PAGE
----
So essentially when analytical capability is included as a module or extension within other enterprise applications, whether it be ERP, CRM, or other niche industry or job-role focused software products, typically this is an attractive option, because it offers BI the ability to piggy back on top of an existing, already accepted, and hopefully well adopted tool. Software as a service, or Saas, based BI carries similar benefits. As a web based tool, familiarity is higher and therefore supports a higher level of adoption for the tool, but this approach also typically offers shorter deployment times and more flexible cost structures as well. So “best-in-class” companies are judicious and smart about the tools that they use to deliver insights to their organizations as well as the pathways that they’re taking to deliver that insight.
I have just a few recommendations and takeaways to leave you with. As you think about your analytical strategy, whether you’re just starting your journey with business analytics or you’re looking to build upon an existing implementation, these concepts have shown to help improve the pervasiveness of BI and support higher business performance as a result. The first one is, really take stock of your analytical needs and understand who within the organization needs what data, what their requirements are, and what the decision window is across the organization. For some operational decision makers it might be true-real time or near-real time. For other, more strategic decision makers it may be weekly or daily type of latency requirements when it comes to delivery of that actionable information. “Best-in-class” companies use things like formal user polling processes and other ways of understanding what it is those needs are.
Second, I recommend focusing on right time not real time. As I talked about before, this concept of the decision window varies from company to company. It varies from industry to industry. It varies from person to person. So understand that whatever the concept of right time is, it’s important to deliver that information within that time frame whatever it may be. For the users that have the strictest requirements on whether it’s real time or near real time or whether you’re talking about within the hour or within the day, what the research shows is that in “best-in-class” companies, 94% of the time have access to information within that time frame versus only 40% for “laggards.’ So there is a lot of the late information in “laggard” and “average” companies.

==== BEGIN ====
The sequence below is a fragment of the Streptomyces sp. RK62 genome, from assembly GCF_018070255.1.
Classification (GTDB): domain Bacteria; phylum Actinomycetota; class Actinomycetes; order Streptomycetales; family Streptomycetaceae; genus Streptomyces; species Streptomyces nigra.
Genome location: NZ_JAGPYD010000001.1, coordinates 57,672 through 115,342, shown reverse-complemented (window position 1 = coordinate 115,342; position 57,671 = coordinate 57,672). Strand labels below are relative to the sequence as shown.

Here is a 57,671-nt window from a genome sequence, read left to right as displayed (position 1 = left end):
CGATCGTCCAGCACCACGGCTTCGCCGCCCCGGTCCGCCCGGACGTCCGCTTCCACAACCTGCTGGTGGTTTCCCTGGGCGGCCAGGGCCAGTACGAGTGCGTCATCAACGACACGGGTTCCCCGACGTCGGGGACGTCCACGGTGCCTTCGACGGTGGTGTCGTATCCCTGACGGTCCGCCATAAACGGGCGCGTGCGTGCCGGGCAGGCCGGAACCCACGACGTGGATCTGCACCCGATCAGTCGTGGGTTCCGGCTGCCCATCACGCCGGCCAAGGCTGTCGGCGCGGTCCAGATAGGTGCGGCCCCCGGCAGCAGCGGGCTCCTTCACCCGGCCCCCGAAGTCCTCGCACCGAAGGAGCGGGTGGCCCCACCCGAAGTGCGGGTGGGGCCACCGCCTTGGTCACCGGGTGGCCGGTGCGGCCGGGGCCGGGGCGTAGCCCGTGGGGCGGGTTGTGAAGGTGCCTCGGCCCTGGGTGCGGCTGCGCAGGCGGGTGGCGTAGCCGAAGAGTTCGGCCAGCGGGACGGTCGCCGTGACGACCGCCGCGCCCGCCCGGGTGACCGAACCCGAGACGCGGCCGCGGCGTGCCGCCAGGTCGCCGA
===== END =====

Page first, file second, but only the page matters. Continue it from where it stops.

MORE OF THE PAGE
Lastly, I recommend empowering the business users. This is a little bit of a fuzzy recommendation here, but the growth of business analytics and business intelligence is coming from those line of business users, whether it’s in some more traditional functions like sales, marketing, and finance, or whether it’s in some of the growing or emerging use cases for analytics such as a backend function like procurement sourcing, inventory management, or even in some cases human capital management. There’s been a lot of movement in the area of HR analytics and talent management, things like that. The ability to deliver self-service capability to the users, make them more self-sufficient within their ability to ask questions of the business and generate meaningful insights, is becoming more and more important. “Best-in-class” companies are much more likely to have their user base, or a larger percentage of their user base, having that self-service capability around BI without having to rely on IT to deliver that insight to their best line of business decision makers.
So that brings me to the end of my portion of the presentation. What I’d like to do now is go ahead and hand things off to Chris Wintermeyer from Domo. Chris.
CHRIS: Thanks Mike that was great information. I was very shocked, but at the same time not surprised, to see on one of your last slides that less than 10% of the “laggard” companies have pervasive self-service BI, and I think that’s very telling. This is all about being able to deliver more data at the right time to more users, to be able to make the right decisions, and I think that message came through loud and clear in your slides. Everyone, thank you for joining and for sticking around to hear my portion. I’m Chris Wintermeyer, Senior Director of Enterprise Solutions at Domo. And what I’d like to do is take the new few minutes to talk to you about how Domo can address the needs of your organization’s business intelligence requirements specific to many of the points that Mike just talked about in his presentation. Domo is based on the premise of delivering a new form of business intelligence so that people can view and manage their business with information coming from all areas of the business, regardless of what device I’m using to actually get there, and do that in a way that is intuitive, informative, and easy to use.
If you look at business intelligence on the market, and if you’re watching this webinar, then you most likely not only use this intelligence but also probably hear from different vendors and different parts in the BI industry in terms of messages that are out there. It seems like most of the folks that I talk to, certainly in the enterprise accounts, ask me this as one of their very first questions, “Why do I need another BI tool? I’ve already got so many.” And that’s really where I want to focus the majority of my effort today, explaining to you where Domo fits into the picture, regardless of whether you’re just getting started in the world of business intelligence or you’ve already got a dozen or more systems already in place today to deliver information to your users.